By M.H. Cavanaugh
Christian Action League
February 5, 2016
NEW BERN – In New Bern, more than 200 people met in a main courtroom to weigh in on a controversial resolution of the Craven County Commissioners Monday night. The resolution called upon a local refugee ministry (Interfaith Refugee Ministry), an affiliate of the Episcopal Migration Ministries (based in New York), to decline the placement of refugees from designated terrorist nations.
Interfaith Refugee Ministry has placed more than 2,000 immigrants in the Craven County area for more than 20 years. Commissioner Scott Dacey, who introduced the resolution, said in a statement released before the meeting that he hoped the ministry would continue its good work of providing safe passage and support for refugees, but the current circumstances presented the community with a different kind of refugee, one who wanted to hurt Americans because of their values.
The proposed resolution noted the problems in getting proper verification from individuals from countries like Syria and Iraq. “It is unlikely a complete assessment of those individuals can be performed and that the safety of those who will be asked to live in near proximity to those individuals can be fully guaranteed,” stated the resolution.
The resolution concluded:
“Therefore Be It Resolved, that in the interest of safety to our community and the desire to maintain the continued goodwill of those within our community toward all refugees finding their way to Eastern North Carolina, that the Craven County Board of Commissioners requests that the Interfaith Refugee Ministry decline the placement of any refugees from countries that have significant territory controlled by an organization designated by the State Department to be a Foreign Terrorist Organization, including but not limited to Iraq, Libya, Somalia, Syria, and Yemen.”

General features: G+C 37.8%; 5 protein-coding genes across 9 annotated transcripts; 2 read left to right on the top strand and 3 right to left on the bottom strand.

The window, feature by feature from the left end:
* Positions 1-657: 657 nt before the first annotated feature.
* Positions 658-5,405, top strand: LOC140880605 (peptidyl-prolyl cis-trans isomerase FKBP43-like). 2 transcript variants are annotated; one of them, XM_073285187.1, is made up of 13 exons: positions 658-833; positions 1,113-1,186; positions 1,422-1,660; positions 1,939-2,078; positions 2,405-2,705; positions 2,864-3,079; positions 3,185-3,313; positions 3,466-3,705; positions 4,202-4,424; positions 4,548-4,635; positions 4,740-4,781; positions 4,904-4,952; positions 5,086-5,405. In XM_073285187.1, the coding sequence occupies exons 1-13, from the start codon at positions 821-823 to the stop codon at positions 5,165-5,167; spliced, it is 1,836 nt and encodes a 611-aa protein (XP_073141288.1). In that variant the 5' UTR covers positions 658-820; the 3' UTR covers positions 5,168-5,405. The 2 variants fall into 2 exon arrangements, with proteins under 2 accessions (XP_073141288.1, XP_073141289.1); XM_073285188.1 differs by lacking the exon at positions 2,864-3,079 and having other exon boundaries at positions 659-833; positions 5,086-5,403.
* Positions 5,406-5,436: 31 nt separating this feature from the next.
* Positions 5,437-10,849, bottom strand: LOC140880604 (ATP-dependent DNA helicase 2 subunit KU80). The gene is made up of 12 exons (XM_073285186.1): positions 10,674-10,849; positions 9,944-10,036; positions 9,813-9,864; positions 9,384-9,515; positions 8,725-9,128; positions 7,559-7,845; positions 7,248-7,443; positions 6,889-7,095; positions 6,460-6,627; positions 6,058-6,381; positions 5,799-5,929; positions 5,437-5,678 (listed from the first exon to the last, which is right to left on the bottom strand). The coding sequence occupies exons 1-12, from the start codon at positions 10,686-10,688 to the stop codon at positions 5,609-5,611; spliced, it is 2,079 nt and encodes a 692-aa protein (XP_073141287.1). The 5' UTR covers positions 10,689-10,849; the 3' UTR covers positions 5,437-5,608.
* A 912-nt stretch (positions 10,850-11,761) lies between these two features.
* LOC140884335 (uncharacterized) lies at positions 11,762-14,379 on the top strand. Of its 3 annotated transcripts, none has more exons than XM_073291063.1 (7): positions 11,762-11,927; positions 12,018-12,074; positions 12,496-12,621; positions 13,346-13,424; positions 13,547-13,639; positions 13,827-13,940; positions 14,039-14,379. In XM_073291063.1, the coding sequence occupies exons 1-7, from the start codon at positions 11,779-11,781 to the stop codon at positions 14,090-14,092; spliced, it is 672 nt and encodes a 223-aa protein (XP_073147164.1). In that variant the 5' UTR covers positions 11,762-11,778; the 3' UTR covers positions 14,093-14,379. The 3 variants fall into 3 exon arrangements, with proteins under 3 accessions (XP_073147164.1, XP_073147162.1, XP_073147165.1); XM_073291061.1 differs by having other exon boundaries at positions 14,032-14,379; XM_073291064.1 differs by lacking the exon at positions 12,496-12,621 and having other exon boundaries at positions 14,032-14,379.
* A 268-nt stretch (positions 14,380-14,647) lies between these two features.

The resolution comes on the heels of the Obama Administration’s pledge to accept 10,000 Iraqi and Syrian refugees into the United States although various government agencies have said these people cannot be vetted properly and may present a grave threat to national security. Governors from 31 states, including Gov. Pat McCrory, have also called on the President and his administration to deny refugees from war-torn countries where groups like ISIS are based.
People FOR and AGAINST the resolution were allotted 30 minutes on each side and three minutes per speaker to speak.
Opponents wore red clothes or red ribbons to signify their opposition. They referred to resolution supporters as “fear-mongers,” “xenophobic,” “racist,” “religious bigots,” “close-minded,” and “Hitlers.”
Rosemary Stark, an opponent and founder of Interfaith Refugee Ministry, said, “I come here today dressed in red for righteous indignation that this motion has come before this august body…Red on my cheeks for the embarrassment that we are the only county commission in the entire state that has even thought of such a thing…Red for the blood of refugees that most assuredly will be shed if they have no place to go.”
Others like Rev. Paul Canady of Christ Church in New Bern, said the resolution might have unintended consequences. “What concerns me the most,” said Canady, “is that a resolution such as this could be used by jihadists in other parts of the world to radicalize people…even radicalizing Christians.” He also thought the resolution was a “first shot” at keeping out all refugees – “a first shot against people of color all around.”